From: Matthew 19:16-22
The Rich Young Man
 And behold, one man came up to Him (Jesus), saying, "Teacher, what good deed must I do, to have eternal life?"  And He said to him, "Why do you ask Me about what is good? One there is who is good. If you would enter life, keep the commandments."  He said to Him, "Which?" And Jesus said, "You shall not kill, You shall not commit adultery, You shall not steal, You shall not bear false witness,  Honor your father and mother, and, You shall love your neighbor as yourself."  The young man said to Him, "All these I have observed; what do I still lack?"  Jesus said to him, "If you would be perfect, go, sell what you possess and give to the poor, and you will have treasure in Heaven; and come, follow Me."  When the young man heard this he went away sorrowful; for he had great possessions.
17. The Vulgate and other translations, supported by a good many Greek codexes, fill this verse out by saying, "One alone is good, God."
20-22. "What do I still lack?" The young man kept the commandments that were necessary for salvation. But there is more. This is why our Lord replies, "if you would be perfect..." that is to say, if you want to acquire what is still lacking to you. Jesus is giving him an additional calling, "Come, follow Me": He is showing that He wants him to follow Him more closely, and therefore He requires, as He does others (cf. Matthew 4:19-22), to give up anything that might hinder his full dedication to the Kingdom of God.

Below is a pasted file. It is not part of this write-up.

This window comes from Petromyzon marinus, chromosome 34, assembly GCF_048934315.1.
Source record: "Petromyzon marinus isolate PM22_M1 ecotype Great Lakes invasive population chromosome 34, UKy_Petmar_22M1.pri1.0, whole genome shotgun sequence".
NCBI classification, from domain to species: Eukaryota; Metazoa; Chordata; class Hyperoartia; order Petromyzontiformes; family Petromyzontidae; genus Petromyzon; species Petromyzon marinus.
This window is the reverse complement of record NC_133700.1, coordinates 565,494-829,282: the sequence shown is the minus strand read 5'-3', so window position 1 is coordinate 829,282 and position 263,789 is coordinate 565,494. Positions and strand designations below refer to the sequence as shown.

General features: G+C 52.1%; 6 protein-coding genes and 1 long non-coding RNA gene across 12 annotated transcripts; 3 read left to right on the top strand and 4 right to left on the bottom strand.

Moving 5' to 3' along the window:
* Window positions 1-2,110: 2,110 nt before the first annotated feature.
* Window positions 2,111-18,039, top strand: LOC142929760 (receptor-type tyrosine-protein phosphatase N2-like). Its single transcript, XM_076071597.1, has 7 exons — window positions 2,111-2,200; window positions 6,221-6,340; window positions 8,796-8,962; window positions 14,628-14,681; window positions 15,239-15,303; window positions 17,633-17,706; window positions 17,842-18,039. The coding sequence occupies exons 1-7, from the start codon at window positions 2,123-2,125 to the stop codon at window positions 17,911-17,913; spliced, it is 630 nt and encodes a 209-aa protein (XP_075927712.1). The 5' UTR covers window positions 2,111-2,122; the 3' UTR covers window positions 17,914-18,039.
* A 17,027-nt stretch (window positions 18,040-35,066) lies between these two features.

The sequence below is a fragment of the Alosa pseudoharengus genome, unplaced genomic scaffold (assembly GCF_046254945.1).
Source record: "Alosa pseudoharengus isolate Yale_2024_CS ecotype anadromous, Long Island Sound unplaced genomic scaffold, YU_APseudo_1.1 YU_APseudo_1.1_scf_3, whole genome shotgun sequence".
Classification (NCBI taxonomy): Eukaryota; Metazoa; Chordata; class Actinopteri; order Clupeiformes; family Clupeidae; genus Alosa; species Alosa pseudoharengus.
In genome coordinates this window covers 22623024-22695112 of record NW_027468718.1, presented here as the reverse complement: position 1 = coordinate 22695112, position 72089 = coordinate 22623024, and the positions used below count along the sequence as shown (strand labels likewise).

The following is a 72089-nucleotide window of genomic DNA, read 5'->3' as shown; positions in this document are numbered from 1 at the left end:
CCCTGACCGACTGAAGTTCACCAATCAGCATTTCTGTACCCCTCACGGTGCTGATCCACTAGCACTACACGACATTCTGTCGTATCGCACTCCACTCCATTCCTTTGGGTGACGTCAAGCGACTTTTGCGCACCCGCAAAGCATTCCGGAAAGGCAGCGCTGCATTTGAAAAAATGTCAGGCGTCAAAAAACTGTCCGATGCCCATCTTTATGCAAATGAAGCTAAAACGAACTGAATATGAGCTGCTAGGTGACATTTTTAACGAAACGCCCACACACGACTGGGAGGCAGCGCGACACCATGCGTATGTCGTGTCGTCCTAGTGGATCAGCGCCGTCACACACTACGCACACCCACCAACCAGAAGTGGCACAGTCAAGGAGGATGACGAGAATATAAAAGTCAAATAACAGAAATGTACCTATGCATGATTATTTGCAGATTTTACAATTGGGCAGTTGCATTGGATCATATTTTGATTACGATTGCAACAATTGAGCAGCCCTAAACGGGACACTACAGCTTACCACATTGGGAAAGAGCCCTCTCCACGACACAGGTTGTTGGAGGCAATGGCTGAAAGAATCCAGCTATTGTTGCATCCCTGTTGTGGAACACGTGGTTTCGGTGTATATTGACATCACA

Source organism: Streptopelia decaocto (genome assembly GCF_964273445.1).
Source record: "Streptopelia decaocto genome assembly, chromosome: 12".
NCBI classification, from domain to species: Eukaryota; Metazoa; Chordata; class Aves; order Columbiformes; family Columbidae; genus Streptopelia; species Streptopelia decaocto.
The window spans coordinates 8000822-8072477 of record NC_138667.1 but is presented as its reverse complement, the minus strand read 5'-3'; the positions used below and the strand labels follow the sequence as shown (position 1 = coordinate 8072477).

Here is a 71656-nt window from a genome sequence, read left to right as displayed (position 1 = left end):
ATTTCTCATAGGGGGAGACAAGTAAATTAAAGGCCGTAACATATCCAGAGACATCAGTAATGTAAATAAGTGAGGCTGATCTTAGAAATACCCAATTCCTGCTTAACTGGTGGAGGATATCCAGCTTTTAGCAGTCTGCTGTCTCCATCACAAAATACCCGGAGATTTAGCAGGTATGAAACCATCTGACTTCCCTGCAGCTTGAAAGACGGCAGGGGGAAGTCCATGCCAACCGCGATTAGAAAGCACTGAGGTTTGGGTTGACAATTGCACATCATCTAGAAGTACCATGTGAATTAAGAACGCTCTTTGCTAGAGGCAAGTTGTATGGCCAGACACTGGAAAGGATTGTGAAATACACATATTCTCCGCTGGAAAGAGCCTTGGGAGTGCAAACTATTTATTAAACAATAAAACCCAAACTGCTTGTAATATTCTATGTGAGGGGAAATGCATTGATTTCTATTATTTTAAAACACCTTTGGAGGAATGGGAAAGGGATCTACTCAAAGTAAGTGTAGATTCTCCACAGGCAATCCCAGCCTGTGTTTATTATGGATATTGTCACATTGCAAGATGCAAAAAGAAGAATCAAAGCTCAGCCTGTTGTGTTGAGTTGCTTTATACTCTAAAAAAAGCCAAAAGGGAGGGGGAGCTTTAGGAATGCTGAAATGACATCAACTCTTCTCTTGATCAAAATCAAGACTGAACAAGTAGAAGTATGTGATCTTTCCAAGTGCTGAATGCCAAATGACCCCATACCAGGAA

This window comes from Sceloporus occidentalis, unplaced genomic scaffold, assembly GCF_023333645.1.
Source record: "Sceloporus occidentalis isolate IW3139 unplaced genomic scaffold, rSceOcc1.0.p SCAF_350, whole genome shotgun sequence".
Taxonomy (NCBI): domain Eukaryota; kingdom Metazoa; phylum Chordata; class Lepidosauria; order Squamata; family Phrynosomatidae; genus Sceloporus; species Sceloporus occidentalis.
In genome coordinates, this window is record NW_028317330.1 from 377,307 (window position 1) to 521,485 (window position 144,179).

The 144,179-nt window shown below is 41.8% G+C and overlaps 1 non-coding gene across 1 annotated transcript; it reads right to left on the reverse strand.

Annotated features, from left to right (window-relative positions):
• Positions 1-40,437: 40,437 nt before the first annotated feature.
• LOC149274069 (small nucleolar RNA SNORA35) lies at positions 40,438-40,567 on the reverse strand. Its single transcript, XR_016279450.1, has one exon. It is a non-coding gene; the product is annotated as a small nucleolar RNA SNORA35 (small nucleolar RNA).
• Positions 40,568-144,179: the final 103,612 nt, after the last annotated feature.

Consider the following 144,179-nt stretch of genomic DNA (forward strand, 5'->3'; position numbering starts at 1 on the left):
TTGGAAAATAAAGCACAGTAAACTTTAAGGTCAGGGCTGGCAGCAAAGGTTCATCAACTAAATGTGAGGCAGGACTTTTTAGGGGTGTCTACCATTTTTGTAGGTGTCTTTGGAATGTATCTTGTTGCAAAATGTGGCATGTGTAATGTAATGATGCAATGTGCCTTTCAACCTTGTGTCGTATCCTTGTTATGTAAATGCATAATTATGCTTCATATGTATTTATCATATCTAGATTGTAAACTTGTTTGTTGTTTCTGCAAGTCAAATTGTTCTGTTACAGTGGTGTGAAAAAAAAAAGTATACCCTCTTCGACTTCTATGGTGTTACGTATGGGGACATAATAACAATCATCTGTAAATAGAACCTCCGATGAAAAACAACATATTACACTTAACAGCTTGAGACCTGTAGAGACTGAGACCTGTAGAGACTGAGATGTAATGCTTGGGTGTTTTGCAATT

The scene ends rather pathetically: the young man goes away sad. His attachment to his property prevails over Jesus' affectionate invitation. Here is sadness of the kind that stems from cowardice, from failure to respond to God's calling with personal commitment.
In reporting this episode, the evangelists are actually giving us a case-study which describes a situation and formulates a law, a case-study of specific divine vocation to devote oneself to God's service and the service of all men.
This young man has become a symbol of the kind of Christian whose mediocrity and shortsightedness prevent him from turning his life into a generous, fruitful self-giving to the service of God and neighbor.
What would this young man have become, had be been generous enough to respond to God's call? A great apostle, surely.
Source: "The Navarre Bible: Text and Commentaries". Biblical text taken from the Revised Standard Version and New Vulgate. Commentaries made by members of the Faculty of Theology of the University of Navarre, Spain. Published by Four Courts Press, Kill Lane, Blackrock, Co. Dublin, Ireland. Reprinted with permission from Four Courts Press and Scepter Publishers, the U.S. publisher.